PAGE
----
Monday of the Tenth Week in Ordinary Time
(II Corinthians 1:1-7; Matthew 5:1-12)
“We’re number one! We’re number one!” college students love to brag when their team wins a game that thrusts it to the top of a sportswriters’ poll. Losers are never so cheerful. They take consolation in that they played well, abided by all the rules, and emerge as better people in the sojourn of life. Once a student praised his losing team for having won a “moral victory.” In today’s first reading Paul describes such a consolation for the church at Corinth.
Because Christians in Corinth are a minority, they no doubt suffer the disdain of the powerful. They also face interior division over beliefs and loyalties. The letter does not spell out exactly the nature of these problems. It could be that Jewish-Christian preachers from Palestine were preaching adherence to the Law. Another possibility is that Greek charismatic preachers were giving divisive interpretations to the gifts of the Spirit. In any case, Paul reminds his readers that in Christ’s sufferings they like him can find comfort. After all, Christ’ humiliating death on the cross led to the glory of his resurrection.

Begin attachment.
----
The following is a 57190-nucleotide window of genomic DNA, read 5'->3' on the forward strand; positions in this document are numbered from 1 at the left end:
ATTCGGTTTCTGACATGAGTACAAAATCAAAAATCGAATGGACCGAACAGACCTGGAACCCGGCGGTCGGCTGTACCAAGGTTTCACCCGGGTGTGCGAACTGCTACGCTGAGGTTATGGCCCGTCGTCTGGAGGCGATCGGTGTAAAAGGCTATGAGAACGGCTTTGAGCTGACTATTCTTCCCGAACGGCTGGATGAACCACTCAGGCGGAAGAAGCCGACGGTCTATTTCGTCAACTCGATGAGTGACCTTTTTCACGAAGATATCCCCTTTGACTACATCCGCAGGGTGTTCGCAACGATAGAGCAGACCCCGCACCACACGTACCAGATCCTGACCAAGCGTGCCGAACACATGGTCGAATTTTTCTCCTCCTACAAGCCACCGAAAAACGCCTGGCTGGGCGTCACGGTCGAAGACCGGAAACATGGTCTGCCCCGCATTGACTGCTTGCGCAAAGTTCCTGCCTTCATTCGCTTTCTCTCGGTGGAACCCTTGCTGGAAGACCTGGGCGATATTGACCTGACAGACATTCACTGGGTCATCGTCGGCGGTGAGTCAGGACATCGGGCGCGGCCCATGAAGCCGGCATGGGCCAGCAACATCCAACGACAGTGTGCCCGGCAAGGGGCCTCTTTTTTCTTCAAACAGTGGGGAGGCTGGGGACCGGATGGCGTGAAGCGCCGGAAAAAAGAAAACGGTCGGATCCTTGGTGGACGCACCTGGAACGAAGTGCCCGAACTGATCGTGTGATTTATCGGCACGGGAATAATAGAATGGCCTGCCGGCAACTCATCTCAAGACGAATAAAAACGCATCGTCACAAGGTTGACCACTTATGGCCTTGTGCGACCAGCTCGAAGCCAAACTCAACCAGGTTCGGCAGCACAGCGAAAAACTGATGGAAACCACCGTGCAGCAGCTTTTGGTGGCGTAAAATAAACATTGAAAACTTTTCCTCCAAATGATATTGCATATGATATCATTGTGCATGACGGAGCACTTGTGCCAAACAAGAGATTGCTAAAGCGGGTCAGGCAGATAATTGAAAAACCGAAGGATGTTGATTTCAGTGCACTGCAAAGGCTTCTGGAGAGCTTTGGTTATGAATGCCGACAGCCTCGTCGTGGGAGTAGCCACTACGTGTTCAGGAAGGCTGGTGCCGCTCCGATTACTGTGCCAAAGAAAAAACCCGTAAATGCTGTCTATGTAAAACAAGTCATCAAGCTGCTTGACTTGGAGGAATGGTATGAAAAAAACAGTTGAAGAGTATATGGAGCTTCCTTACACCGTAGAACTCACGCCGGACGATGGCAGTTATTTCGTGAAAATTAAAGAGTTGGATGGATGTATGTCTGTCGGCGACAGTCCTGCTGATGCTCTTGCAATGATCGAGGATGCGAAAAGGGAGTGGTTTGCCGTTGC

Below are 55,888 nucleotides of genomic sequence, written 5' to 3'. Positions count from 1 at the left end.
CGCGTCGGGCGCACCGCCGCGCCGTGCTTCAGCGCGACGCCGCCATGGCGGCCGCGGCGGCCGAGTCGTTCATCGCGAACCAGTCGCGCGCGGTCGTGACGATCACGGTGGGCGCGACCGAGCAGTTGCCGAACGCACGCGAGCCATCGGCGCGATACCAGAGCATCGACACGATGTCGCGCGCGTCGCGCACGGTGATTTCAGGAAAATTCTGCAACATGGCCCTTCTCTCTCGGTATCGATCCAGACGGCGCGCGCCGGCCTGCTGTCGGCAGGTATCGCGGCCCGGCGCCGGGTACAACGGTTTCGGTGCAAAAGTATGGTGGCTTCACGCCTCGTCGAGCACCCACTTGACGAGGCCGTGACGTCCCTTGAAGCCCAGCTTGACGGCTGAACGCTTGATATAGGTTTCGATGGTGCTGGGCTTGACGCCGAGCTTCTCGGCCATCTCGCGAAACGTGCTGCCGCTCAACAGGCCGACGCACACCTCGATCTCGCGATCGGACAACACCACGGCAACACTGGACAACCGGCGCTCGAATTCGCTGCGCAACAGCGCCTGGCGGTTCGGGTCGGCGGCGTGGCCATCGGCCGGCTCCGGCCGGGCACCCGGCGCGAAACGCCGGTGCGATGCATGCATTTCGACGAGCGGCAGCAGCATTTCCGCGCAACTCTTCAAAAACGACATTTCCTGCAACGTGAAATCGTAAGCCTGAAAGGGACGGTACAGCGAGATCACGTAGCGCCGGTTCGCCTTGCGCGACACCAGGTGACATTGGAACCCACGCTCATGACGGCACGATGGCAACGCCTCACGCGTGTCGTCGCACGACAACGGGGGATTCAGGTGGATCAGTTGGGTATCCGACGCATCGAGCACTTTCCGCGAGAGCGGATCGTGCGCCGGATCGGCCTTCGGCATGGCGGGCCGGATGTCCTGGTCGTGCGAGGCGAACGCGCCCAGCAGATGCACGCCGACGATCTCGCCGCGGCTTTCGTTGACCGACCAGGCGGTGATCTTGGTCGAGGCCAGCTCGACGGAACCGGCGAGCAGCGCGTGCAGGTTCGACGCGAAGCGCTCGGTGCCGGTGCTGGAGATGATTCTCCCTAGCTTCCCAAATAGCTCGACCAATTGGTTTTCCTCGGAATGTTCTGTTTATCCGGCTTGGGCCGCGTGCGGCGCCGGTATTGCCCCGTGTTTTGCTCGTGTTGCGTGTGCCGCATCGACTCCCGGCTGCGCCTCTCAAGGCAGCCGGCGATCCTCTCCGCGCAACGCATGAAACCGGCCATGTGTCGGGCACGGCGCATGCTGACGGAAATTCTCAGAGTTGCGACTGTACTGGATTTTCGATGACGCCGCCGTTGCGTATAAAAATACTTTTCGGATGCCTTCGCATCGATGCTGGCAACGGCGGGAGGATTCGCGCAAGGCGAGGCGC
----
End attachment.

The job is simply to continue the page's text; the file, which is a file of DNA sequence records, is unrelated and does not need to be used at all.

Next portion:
No one likes to suffer. But we can bear with almost any suffering if it has positive meaning. We will find that meaning when we unite ourselves to Christ. With him the pain of disease or accident serves for the building up of the Church. In him even the suffering brought about by our own faults endured patiently redounds for our eternal benefit.